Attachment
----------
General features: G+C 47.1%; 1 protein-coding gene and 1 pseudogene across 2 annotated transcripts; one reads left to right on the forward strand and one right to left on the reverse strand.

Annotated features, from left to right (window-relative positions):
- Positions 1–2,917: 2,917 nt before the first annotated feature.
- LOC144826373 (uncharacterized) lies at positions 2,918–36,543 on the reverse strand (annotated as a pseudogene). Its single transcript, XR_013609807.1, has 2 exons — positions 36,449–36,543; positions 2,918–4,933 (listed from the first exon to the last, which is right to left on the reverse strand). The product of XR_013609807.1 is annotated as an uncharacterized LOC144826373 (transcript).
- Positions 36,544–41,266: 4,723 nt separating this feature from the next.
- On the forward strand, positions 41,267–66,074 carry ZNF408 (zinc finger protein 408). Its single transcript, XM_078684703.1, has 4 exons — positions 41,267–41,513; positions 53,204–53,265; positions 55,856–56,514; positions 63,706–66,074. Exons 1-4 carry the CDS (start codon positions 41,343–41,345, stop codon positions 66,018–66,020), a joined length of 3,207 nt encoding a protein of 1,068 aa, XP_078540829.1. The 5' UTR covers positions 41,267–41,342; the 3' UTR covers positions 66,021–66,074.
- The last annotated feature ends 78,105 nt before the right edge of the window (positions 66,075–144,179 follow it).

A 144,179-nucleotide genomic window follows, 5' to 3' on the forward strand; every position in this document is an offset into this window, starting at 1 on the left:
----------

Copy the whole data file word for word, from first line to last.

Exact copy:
General features: G+C 47.1%; 1 protein-coding gene and 1 pseudogene across 2 annotated transcripts; one reads left to right on the forward strand and one right to left on the reverse strand.

Annotated features, from left to right (window-relative positions):
- Positions 1–2,917: 2,917 nt before the first annotated feature.
- LOC144826373 (uncharacterized) lies at positions 2,918–36,543 on the reverse strand (annotated as a pseudogene). Its single transcript, XR_013609807.1, has 2 exons — positions 36,449–36,543; positions 2,918–4,933 (listed from the first exon to the last, which is right to left on the reverse strand). The product of XR_013609807.1 is annotated as an uncharacterized LOC144826373 (transcript).
- Positions 36,544–41,266: 4,723 nt separating this feature from the next.
- On the forward strand, positions 41,267–66,074 carry ZNF408 (zinc finger protein 408). Its single transcript, XM_078684703.1, has 4 exons — positions 41,267–41,513; positions 53,204–53,265; positions 55,856–56,514; positions 63,706–66,074. Exons 1-4 carry the CDS (start codon positions 41,343–41,345, stop codon positions 66,018–66,020), a joined length of 3,207 nt encoding a protein of 1,068 aa, XP_078540829.1. The 5' UTR covers positions 41,267–41,342; the 3' UTR covers positions 66,021–66,074.
- The last annotated feature ends 78,105 nt before the right edge of the window (positions 66,075–144,179 follow it).

A 144,179-nucleotide genomic window follows, 5' to 3' on the forward strand; every position in this document is an offset into this window, starting at 1 on the left: